By Ard on 4/22/2007 3:00:54 PM , Rating: 2
Yes, but this is the first time Intel has put major pressure on AMD. In previous years, there was pressure but Intel was very lackadaisical about it. Now, it appears that their sole purpose is to crush AMD for their past indiscretions.

RE: Things aren't looking too hot for AMD
By bob661 on 4/22/2007 4:33:38 PM , Rating: 2
Sounds like a lot of you want to go back to paying $1000 per processor like back in the old days of computers. No thanks, I'll bail out before I go back to that shit.

RE: Things aren't looking too hot for AMD
By Ard on 4/22/2007 5:17:07 PM , Rating: 2
I don't recall saying any such thing in my post. However, I'm a realist. If AMD doesn't get their act together, and Intel continues to exert more pressure, there's only one logical outcome and that is the collapse of AMD.

RE: Things aren't looking too hot for AMD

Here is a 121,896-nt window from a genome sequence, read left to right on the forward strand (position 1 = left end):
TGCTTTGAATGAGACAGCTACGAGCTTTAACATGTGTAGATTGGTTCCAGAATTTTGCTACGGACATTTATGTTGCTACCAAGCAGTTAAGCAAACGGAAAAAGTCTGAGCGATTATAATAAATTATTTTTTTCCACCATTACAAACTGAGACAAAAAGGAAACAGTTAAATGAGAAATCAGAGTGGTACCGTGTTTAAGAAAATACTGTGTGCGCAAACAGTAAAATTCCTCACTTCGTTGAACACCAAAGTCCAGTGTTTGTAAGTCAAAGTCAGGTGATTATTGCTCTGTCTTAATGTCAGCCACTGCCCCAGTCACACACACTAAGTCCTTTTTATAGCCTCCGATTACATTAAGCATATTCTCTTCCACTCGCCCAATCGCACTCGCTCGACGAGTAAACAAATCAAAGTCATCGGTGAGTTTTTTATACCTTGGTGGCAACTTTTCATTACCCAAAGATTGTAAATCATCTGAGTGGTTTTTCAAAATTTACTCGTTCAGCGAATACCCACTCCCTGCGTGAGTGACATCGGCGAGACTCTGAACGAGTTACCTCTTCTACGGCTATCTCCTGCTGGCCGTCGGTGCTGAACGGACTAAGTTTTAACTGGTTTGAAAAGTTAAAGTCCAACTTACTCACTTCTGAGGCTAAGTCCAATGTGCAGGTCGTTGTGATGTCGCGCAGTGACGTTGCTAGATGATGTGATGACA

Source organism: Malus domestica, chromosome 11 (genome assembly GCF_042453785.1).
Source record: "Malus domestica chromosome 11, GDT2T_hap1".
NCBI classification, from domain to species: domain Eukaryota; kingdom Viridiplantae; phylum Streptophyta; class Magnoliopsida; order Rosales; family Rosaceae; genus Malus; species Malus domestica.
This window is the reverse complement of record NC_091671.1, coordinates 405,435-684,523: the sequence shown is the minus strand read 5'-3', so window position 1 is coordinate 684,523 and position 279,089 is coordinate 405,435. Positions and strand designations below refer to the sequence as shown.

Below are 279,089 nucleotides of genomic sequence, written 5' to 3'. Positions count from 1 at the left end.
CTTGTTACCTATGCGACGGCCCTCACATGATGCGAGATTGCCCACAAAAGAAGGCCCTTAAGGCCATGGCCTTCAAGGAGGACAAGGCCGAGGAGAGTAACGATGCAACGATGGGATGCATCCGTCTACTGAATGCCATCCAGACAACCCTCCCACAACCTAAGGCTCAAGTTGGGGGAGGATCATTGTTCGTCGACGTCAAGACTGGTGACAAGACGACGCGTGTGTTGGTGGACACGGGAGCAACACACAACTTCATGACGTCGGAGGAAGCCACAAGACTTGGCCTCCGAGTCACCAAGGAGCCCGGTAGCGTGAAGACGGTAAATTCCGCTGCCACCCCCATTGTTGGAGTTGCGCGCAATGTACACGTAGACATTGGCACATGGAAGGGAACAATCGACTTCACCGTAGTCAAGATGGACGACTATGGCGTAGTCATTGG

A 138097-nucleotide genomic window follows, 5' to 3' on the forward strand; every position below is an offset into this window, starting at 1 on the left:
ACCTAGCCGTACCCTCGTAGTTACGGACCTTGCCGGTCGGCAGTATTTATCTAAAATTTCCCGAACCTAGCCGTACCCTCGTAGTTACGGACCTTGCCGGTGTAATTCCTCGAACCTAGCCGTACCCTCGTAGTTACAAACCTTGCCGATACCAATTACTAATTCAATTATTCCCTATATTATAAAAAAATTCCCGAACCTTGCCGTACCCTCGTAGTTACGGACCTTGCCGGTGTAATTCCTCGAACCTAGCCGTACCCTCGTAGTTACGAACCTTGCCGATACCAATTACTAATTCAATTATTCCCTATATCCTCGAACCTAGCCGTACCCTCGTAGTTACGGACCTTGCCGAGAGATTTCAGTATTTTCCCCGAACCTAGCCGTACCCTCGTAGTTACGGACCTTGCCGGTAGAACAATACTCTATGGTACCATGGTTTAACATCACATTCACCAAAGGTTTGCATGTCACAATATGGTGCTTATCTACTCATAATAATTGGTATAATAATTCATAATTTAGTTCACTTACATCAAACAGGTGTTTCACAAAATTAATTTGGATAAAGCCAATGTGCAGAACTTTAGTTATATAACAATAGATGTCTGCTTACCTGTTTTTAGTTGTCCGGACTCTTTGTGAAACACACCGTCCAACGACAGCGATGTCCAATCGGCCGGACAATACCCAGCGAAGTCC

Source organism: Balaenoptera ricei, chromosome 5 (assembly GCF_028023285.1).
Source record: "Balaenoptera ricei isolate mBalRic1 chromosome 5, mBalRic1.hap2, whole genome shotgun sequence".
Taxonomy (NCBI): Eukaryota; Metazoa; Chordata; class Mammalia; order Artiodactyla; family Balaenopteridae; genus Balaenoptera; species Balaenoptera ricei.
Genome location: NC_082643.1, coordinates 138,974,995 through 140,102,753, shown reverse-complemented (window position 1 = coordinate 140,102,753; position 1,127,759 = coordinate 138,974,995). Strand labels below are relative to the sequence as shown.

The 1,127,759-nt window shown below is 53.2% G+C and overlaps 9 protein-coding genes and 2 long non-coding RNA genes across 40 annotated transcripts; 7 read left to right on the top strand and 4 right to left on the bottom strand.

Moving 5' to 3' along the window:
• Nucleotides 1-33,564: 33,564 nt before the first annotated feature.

By Ringold on 4/22/2007 8:12:28 PM , Rating: 2
There's just too much profit that can be made by competitive firms in the CPU market for it to be a monopoly.

First, firms like AMD can pull down mind-boggling amounts of debt before it becomes unsustainable. It's current situation looks worse than it is.

Second, Intel's made some statements that suggest the price war is winding down and margins will return to something closer to normalcy later this year. Either they've somehow pulled 20% extra margin out of thin air, or the price war will subside.

Third, AMD's CPU business can eat the leftover profits from its GPU business to sustain itself for the time being.

Fourth, going back to potential profits, it's be a trivial matter for private equity firms with gajillions of billions of dollars to come in on a whim and take AMD private, make deep, profound changes and badly needed investments, fix management from the top down, and then after a few years of good parenting put it back on the market heavily laden with debt but in a significantly better position than it was when it first came under private control (that, at least, is historically how it goes, with such companies out-performing peers once taken public again).